Guide: How Do I Convert my IRA & 401K Accounts to Roth?
Do you feel you have taken the steps to ensure your financial future, having an IRA and/or a 401(k) account? Do the new tax laws throws a wrench into your plan, making the conversion to a Roth IRA seem beneficial? You may think the Roth IRA sounds like a viable option, but you have a variety of questions. Should you convert all your money to a Roth IRA account? What are the steps, benefits, and drawbacks to the conversion process? Is this the right move for my portfolio considering my investments and my age?
What Is the Problem with Conversion?When you switch from a traditional IRA or 401(k) to a Roth IRA, the actual process is relatively easy, the process involves some paperwork and some signatures. You can conveniently convert any account and any amount, even one dollar, over to a Roth IRA. The major problem barreling down in the form of a tax bill —how much you pay and when. Essentially, you have to pay taxes on the principal amount you are converting, as they were initially pre-tax investments. These taxes could pose a roadblock if you are experiencing a lull in steady employment, have a pile of bills and debt to pay, or another variation of a financial hiccup.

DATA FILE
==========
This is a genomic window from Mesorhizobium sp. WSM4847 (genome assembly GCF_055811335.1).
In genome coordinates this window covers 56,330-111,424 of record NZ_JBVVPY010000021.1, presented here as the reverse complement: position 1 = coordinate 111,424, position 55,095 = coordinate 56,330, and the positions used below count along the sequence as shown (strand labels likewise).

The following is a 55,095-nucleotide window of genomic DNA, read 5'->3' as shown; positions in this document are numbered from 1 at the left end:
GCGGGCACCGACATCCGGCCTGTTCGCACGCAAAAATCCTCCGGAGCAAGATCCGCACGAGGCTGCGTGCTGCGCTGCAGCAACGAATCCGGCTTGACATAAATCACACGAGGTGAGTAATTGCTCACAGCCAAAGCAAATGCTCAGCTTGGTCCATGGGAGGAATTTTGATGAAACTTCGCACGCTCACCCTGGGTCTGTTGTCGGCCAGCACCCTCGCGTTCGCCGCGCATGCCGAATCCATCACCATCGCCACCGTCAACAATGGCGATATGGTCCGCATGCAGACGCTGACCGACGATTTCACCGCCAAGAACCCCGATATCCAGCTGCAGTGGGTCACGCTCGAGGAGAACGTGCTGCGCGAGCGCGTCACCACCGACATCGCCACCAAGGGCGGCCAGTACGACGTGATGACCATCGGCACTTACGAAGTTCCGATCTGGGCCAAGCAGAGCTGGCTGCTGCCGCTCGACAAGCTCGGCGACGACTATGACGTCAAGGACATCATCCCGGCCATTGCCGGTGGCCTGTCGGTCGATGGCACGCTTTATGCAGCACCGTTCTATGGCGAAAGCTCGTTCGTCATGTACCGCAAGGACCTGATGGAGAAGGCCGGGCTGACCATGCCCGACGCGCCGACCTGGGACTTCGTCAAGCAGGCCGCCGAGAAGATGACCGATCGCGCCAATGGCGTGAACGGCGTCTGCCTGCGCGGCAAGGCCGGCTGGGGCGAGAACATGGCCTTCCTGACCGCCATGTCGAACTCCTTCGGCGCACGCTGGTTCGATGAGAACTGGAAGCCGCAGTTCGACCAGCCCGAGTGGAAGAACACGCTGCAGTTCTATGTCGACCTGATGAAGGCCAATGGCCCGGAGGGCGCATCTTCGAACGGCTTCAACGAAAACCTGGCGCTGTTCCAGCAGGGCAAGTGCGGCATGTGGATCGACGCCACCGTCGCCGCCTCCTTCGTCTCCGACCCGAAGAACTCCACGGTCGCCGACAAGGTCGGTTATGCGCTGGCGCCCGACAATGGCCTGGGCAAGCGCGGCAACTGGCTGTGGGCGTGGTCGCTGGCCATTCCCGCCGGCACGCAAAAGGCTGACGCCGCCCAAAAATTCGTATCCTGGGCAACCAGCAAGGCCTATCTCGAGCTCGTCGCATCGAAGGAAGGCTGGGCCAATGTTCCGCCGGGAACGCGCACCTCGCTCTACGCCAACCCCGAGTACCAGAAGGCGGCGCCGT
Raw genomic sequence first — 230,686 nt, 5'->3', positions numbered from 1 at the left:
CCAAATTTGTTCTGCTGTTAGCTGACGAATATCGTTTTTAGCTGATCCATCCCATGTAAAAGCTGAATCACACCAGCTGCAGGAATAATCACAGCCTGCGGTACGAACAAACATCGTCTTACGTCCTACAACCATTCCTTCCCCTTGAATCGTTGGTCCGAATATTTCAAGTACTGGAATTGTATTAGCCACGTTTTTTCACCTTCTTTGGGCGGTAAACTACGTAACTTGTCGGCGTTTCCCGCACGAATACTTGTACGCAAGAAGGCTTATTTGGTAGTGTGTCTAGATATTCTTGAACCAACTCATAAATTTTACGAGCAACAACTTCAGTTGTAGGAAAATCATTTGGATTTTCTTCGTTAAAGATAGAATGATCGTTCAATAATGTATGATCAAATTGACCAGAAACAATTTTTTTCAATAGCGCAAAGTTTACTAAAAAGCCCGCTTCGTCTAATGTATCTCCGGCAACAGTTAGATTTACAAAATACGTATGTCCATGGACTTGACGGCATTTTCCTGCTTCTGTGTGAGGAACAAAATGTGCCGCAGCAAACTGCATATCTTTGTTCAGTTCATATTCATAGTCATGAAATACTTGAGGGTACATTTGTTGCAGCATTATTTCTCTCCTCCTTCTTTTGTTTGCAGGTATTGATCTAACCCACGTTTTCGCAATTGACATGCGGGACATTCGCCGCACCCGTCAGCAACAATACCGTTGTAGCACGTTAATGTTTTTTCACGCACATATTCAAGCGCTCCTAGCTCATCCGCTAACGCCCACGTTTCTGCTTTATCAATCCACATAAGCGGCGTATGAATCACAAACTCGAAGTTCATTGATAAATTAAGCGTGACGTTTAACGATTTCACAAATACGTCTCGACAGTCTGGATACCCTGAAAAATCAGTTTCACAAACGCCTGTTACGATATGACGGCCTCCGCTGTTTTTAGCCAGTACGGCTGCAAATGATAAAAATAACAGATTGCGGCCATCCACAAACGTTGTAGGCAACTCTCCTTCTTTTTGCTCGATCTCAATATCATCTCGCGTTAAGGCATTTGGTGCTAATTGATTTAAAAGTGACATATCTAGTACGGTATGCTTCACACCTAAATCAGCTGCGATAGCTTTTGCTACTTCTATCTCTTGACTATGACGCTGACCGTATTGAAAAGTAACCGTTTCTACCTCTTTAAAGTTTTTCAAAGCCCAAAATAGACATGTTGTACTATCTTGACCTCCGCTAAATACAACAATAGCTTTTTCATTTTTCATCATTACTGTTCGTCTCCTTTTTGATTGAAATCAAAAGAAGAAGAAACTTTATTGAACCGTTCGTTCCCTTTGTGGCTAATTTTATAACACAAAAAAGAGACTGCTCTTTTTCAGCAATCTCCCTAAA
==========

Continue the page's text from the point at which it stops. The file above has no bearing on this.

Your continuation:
Overcoming the Problem for the Greater Financial GoodRight now, the tax rates are low for all income levels, based on the current administration’s new tax laws. Therefore, a window of opportunity exists for you to take advantage of the lower taxes on your conversion amount. Below are a few additional strategies that may help make the conversion tax more feasible for your financial situation.
- Remember the old cliché about the value of moderation? This cliché’ is applicable here. You can spread the amount you want to convert over a period of time. Because the converted amount is added to your annual income amount, or gross adjusted income, you want to convert a sum that allows you to maintain your tax bracket. If you move to the higher tax bracket tier, you will be subjected to a higher tax rate. Depending on how much money you want to convert and where you stand within the tax bracket, you may have to convert money for quite a few years. However, with the new tax laws in place, you can expect lower tax percentages for at least another three to seven years. Therefore, you can find lower tax rates at all income levels. Looking past that beginning in roughly 2026, financial advisors predict an increase, even a doubling, of tax rates.
- To minimize the tax impact, you can also consider a tax-deductible donation to a public charity. The deduction you receive could be as much as 60% of your adjusted gross income. Remember that this amount could increase in the future when tax rates are higher.